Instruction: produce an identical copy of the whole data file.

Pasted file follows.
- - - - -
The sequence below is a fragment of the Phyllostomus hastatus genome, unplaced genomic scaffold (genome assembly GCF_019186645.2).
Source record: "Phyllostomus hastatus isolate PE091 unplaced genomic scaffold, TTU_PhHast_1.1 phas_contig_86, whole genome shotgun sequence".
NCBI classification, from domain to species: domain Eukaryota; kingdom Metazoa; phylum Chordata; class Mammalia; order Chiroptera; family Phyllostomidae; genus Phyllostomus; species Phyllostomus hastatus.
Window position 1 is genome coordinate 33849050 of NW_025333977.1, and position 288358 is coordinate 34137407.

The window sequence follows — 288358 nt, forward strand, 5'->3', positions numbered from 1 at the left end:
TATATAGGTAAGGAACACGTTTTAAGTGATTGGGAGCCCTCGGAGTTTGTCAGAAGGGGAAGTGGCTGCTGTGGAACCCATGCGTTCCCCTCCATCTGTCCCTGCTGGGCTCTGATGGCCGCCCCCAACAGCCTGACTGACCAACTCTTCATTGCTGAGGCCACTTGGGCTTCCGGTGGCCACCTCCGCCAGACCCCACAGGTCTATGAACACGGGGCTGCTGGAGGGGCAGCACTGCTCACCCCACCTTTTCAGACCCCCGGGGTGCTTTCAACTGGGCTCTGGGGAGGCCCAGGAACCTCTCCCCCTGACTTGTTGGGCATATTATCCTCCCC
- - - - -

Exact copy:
The sequence below is a fragment of the Phyllostomus hastatus genome, unplaced genomic scaffold (genome assembly GCF_019186645.2).
Source record: "Phyllostomus hastatus isolate PE091 unplaced genomic scaffold, TTU_PhHast_1.1 phas_contig_86, whole genome shotgun sequence".
NCBI classification, from domain to species: domain Eukaryota; kingdom Metazoa; phylum Chordata; class Mammalia; order Chiroptera; family Phyllostomidae; genus Phyllostomus; species Phyllostomus hastatus.
Window position 1 is genome coordinate 33849050 of NW_025333977.1, and position 288358 is coordinate 34137407.

The window sequence follows — 288358 nt, forward strand, 5'->3', positions numbered from 1 at the left end:
TATATAGGTAAGGAACACGTTTTAAGTGATTGGGAGCCCTCGGAGTTTGTCAGAAGGGGAAGTGGCTGCTGTGGAACCCATGCGTTCCCCTCCATCTGTCCCTGCTGGGCTCTGATGGCCGCCCCCAACAGCCTGACTGACCAACTCTTCATTGCTGAGGCCACTTGGGCTTCCGGTGGCCACCTCCGCCAGACCCCACAGGTCTATGAACACGGGGCTGCTGGAGGGGCAGCACTGCTCACCCCACCTTTTCAGACCCCCGGGGTGCTTTCAACTGGGCTCTGGGGAGGCCCAGGAACCTCTCCCCCTGACTTGTTGGGCATATTATCCTCCCC